1. Systemic Lupus Erythematosus
SLE is the prototypic autoimmune disease belonging to a family of diseases often referred to as "connective tissue diseases" a term deriving from the observation that the connective tissues of multiple organs were abnormal in these diseases in the absence of obvious infection or neoplasm. This family also includes scleroderma, Sjogren's syndrome, dermatomyositis and polymyositis among others. SLE is characterized by a loss of tolerance to self that leads to an autoimmune response that results in damage to multiple tissues. Its hallmark is the production of antibodies against self or “autoantibodies”. The mechanism of immune system dysregulation that allows for the development of SLE remains unknown. The clinical manifestations of SLE can affect nearly every organ system and vary tremendously from individual to individual. For example, one patient with SLE may have disease characterized by occasional flares of rash and arthritis and require only infrequent visits to the rheumatologist while the next patient may have severe glomerulonephritis, hemolytic anemia and life-threatening vasculitis requiring intensive treatment and multiple hospitalizations.
1.1. Learning objectives
- To understand the theories regarding the pathogenesis of the autoimmune state that is seen in SLE and the mechanism of tissue damage in this disease.
- To become familiar with the use of antinuclear antibodies and other autoantibodies in the diagnosis and evaluation of patients with SLE.
- To identify the clinical criteria for the diagnosis of SLE and the various manifestations of the disease.
- To learn the histopathology and the commonly used classification systems for lupus nephritis.
- To appreciate the various treatment strategies for SLE.
Population studies have shown an incidence ranging from 2 to 50 cases/100,000 with clear variation according to ethnic group (In contrast rheumatoid arthritis affects 1% of the population across diverse ethnic lines). SLE is more prevalent in and probably more severe in African-Americans and many Asian populations. Sex - In young adults the female:male ratio is as high as 10:1 but this ratio is lower in children and "older-onset" SLE.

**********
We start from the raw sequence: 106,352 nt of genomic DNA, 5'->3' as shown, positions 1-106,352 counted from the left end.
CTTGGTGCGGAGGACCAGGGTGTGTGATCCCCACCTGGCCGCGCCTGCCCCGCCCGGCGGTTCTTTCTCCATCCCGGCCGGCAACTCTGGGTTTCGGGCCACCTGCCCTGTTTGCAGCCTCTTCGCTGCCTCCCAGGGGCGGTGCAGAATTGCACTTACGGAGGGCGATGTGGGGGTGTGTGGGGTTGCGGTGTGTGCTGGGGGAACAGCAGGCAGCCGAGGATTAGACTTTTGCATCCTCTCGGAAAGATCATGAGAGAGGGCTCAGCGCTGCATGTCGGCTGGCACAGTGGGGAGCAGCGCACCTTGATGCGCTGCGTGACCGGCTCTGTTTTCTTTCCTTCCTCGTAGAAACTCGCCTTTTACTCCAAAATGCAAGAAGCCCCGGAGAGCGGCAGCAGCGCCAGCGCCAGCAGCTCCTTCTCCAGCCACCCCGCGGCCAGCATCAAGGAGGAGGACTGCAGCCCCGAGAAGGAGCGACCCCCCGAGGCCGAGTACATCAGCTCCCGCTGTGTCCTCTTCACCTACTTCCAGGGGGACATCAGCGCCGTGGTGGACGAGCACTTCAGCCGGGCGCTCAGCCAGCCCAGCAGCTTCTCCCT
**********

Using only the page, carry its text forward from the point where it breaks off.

Several factors are important:
3.1. Genetic factors
Several pieces of evidence support an important role for genetics in the pathogenesis of SLE:
- There is an increased frequency of SLE and asymptomatic immunologic abnormalities in close relatives of SLE patients.
- There is a 30-50% concordance but not 100% concordance of disease in monozygotic twins.
- Ethnic differences in disease susceptibility support a genetic influence.
- Certain histocompatibility antigens (HLA) are weakly associated with lupus (eg: HLA- DR2, DR3)
3.2. Environmental factors
- Drug induced lupus:
- Certain drugs can induce lupus-like syndromes that resolve once the drug is discontinued. eg: procainamide, hydralazine, isoniazid, chlorpromazine, minocycline
- Nutritional factors may modify disease but this has not been adequately studied. Alfalfa sprouts cause SLE-like disease in monkeys!
- Viral and other infectious etiologies have been closely looked for but not yet documented as the consistent cause or trigger of SLE.